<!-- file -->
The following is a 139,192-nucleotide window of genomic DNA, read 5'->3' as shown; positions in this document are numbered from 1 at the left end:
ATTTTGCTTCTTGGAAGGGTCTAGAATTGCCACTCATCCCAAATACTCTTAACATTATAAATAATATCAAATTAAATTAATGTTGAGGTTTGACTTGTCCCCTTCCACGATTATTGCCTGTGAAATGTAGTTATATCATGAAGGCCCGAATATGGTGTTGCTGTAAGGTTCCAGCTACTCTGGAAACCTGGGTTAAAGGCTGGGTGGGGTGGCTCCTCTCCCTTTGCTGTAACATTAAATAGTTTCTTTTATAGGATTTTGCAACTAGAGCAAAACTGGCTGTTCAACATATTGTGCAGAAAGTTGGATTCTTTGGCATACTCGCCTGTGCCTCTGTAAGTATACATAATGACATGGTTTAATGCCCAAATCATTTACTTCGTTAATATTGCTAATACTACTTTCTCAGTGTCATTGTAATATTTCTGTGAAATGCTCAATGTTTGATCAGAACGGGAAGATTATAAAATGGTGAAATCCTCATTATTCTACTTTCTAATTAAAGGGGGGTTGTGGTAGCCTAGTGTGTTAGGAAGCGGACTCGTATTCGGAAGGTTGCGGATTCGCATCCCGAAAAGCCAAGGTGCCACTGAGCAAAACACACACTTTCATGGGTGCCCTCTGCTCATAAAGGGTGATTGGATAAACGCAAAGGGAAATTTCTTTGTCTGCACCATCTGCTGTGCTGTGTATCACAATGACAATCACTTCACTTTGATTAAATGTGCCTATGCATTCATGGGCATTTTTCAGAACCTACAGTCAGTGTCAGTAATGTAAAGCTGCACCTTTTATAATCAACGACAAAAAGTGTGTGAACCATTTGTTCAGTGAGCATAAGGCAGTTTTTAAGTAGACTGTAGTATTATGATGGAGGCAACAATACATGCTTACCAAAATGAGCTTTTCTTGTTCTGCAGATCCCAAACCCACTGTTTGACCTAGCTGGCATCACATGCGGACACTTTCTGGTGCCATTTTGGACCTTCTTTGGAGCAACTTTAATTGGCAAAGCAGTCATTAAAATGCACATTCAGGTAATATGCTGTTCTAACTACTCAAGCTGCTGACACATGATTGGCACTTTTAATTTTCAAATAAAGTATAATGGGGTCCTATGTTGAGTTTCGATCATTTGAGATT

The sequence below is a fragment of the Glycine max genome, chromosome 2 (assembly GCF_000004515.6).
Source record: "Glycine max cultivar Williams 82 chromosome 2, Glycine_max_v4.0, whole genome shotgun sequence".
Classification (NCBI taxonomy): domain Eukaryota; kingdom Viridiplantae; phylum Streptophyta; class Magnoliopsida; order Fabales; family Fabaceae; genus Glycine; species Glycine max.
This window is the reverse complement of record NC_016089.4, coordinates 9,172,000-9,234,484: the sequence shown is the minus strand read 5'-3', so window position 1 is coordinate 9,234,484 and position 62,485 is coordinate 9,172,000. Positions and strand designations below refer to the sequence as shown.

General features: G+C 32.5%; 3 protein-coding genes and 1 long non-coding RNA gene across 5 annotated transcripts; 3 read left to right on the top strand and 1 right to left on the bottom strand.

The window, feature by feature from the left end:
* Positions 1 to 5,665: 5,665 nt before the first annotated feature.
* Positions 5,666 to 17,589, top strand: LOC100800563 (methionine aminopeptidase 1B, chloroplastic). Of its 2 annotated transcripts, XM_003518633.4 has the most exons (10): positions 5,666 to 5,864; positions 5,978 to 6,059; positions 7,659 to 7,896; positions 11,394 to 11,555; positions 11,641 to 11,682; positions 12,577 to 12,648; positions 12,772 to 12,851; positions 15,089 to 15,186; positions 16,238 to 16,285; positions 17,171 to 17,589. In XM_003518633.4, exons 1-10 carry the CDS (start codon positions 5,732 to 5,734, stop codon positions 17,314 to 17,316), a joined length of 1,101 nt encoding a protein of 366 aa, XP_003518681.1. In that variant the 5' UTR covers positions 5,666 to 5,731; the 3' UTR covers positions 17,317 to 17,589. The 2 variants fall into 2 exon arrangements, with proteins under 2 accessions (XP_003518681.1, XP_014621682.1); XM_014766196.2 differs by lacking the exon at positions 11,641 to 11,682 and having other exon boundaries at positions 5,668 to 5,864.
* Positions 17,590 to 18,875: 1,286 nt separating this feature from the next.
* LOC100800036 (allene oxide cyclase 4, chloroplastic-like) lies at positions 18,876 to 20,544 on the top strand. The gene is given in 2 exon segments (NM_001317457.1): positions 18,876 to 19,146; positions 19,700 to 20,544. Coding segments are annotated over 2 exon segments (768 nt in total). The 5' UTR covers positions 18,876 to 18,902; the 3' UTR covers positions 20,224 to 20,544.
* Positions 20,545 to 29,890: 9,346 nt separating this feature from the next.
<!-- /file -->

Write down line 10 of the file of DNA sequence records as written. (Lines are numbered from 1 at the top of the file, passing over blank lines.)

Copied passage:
* Positions 5,666 to 17,589, top strand: LOC100800563 (methionine aminopeptidase 1B, chloroplastic). Of its 2 annotated transcripts, XM_003518633.4 has the most exons (10): positions 5,666 to 5,864; positions 5,978 to 6,059; positions 7,659 to 7,896; positions 11,394 to 11,555; positions 11,641 to 11,682; positions 12,577 to 12,648; positions 12,772 to 12,851; positions 15,089 to 15,186; positions 16,238 to 16,285; positions 17,171 to 17,589. In XM_003518633.4, exons 1-10 carry the CDS (start codon positions 5,732 to 5,734, stop codon positions 17,314 to 17,316), a joined length of 1,101 nt encoding a protein of 366 aa, XP_003518681.1. In that variant the 5' UTR covers positions 5,666 to 5,731; the 3' UTR covers positions 17,317 to 17,589. The 2 variants fall into 2 exon arrangements, with proteins under 2 accessions (XP_003518681.1, XP_014621682.1); XM_014766196.2 differs by lacking the exon at positions 11,641 to 11,682 and having other exon boundaries at positions 5,668 to 5,864.